Another week and another NHL team blatantly plowed through a CBA loophole in order to circumvent the salary cap.
And no, we're not talking about the Chicago Blackhawks, who signed three players - including defenceman Duncan Keith - to multi-year contract extensions Thursday worth a cool $135-million in total. The NHL gave the deals, including Keith's 13-year extension, its blessing - which is not to say that the Blackhawks are in the clear on the Marian Hossa extension signed this summer.
Keith's $72-million contract received the OK, after it had been vetted by the league and tweaked so that the dollars at the back end are defensible.
Instead, the contract that the league will scrutinize is the seven-year, $28.5 million extension signed by Marc Savard with the Boston Bruins.
On the surface, it looked as if Savard granted the Bruins a large home-town discount.
After all, in today's marketplace, an average annual salary of just over $4 million is relatively modest for a player that - when healthy - averages more than a point per game.
In point of fact, the 32-year-old Savard is getting fair-market value in the first four years of the deal, when he'll be at his most productive. Those years came in at $7 million, $7 million, $6.5 million and $5 million. From there, it drops to $1.5 million - and then goes down to just $525,000 in each of the final two years of the deal, at which point Savard will be 39 and almost certainly retired on a golf course somewhere in Florida.
It was an obvious and egregious attempt to keep the salary-cap charge down, so that the Bruins can keep their other star players under contract - and mirrors almost exactly the contract that Chris Pronger signed last summer with the Philadelphia Flyers, which also starts high ($7.6 million) and ends with two final years at the same $525,000 that Savard took at the end of his deal.
Pronger will be 42 when the contract expires; chances are the NHL minimum salary may even exceed half-a-million by then.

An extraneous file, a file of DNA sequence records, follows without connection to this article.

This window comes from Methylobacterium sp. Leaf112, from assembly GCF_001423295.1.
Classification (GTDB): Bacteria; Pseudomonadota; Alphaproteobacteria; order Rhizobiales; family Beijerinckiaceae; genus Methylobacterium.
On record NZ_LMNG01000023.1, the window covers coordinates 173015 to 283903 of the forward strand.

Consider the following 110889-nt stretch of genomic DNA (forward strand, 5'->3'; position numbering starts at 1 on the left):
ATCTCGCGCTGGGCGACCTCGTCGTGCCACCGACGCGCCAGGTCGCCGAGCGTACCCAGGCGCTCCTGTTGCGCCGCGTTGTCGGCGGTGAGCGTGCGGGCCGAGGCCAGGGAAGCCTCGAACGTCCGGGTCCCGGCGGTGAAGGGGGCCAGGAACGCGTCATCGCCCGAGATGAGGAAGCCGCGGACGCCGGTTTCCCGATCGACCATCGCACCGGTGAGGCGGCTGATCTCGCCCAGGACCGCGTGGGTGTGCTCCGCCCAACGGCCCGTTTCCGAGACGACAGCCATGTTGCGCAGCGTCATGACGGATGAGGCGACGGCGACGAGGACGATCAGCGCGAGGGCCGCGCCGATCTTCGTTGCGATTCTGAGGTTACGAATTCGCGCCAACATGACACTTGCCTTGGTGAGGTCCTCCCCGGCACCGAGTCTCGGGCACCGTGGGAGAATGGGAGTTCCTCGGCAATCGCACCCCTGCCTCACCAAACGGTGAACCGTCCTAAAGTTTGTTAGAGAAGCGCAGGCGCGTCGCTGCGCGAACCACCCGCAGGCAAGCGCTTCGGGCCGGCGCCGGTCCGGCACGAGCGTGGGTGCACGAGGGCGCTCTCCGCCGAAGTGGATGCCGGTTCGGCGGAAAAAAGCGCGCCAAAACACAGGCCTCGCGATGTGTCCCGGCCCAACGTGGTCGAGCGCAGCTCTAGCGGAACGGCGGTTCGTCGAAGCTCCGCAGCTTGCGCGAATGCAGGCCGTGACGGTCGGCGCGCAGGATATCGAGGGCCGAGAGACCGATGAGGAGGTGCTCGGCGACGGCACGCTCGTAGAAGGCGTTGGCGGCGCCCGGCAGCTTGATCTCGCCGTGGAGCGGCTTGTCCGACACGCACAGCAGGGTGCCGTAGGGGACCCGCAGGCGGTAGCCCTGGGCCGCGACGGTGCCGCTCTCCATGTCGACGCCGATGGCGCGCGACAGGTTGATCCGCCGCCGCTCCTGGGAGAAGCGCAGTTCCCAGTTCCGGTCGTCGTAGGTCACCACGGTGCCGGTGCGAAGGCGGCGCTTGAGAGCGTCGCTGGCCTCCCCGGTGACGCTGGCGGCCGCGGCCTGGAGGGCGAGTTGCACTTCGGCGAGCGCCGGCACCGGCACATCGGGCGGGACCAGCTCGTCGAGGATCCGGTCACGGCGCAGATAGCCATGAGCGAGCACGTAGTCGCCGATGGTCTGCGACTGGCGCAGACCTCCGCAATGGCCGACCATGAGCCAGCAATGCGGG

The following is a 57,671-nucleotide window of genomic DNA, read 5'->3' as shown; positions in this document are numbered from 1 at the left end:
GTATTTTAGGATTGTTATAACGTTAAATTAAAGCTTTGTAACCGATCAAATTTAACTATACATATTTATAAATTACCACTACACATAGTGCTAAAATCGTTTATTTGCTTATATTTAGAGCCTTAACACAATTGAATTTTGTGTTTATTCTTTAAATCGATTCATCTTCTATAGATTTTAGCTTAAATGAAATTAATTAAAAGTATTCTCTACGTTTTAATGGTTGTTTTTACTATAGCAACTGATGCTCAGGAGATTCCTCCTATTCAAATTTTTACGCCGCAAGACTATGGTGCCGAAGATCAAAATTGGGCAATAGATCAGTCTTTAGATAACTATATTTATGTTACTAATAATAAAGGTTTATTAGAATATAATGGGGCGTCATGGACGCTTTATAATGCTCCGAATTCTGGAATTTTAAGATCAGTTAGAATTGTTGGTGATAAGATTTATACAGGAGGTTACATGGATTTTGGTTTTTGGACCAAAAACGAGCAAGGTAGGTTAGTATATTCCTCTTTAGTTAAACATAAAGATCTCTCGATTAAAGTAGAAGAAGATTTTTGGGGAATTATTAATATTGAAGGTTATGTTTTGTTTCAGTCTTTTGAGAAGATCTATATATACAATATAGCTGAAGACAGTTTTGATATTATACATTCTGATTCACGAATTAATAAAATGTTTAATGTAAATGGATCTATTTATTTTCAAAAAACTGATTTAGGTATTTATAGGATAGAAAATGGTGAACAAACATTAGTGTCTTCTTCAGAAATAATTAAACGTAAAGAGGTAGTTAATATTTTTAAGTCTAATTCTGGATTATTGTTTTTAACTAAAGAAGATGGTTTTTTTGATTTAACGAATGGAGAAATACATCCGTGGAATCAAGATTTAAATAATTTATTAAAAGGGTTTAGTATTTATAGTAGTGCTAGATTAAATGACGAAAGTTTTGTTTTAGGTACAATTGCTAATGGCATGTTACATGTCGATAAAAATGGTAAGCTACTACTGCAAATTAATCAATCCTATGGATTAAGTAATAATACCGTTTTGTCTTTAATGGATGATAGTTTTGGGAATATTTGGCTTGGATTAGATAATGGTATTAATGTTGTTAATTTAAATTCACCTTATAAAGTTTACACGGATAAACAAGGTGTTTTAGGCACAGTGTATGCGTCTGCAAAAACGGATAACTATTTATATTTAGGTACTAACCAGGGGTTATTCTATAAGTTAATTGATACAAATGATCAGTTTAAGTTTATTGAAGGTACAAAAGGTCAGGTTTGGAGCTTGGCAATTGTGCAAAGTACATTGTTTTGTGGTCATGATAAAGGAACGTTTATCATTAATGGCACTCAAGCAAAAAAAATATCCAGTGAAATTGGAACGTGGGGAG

Beyond gritting its teeth in silent frustration, the NHL's challenge will be to unearth evidence - by examining e-mails and other details of the contract negotiations - to prove what everybody already knows; that the structure of these contracts is designed strictly to circumvent the salary cap.
Investigations are ongoing into the Hossa, Pronger and Roberto Luongo contracts to see if anybody involved tipped their hands as to their real purpose. If so, penalties - including fines and forfeited draft choices - could be applied after the fact.
Sources indicate that Savard's deal with undergo a similar hard review.
The only fundamental difference between Chicago's overall signing strategy and Boston's is that the Bruins are trying to head-off a potential cap crisis ahead of time - getting core players signed, but trading away others (Chuck Kobasew, Phil Kessel)). The Blackhawks dug themselves a hole two years back by signing Brian Campbell and Cristobal Huet to contracts that average $7.1 and $5.625 million respectively; and next year, won't be able to retain every player on their current roster, no matter what happens with the salary cap. In short, general manager Stan Bowman has a whole lot of work ahead of him.
In the end, Jonathan Toews and Patrick Kane signed identical deals worth $31.5 million apiece, which average $6.3 million - or roughly what it took for the Anaheim Ducks to sign Ryan Getzlaf and Corey Perry to their extensions a couple of years back.
The Ducks had to hold off on completing the Perry contract because they lacked the so-called 'tagging room' needed to get the deal done. Under the CBA, a team cannot commit to a payroll in a coming year that will exceed the salary cap for the current year ($56.8 million).
Eventually, to make the numbers work, Anaheim traded a player off its current roster, Andy McDonald, to the St. Louis Blues in exchange for Doug Weight, a player with an expiring contract - a trade that hurt the Ducks in the long run.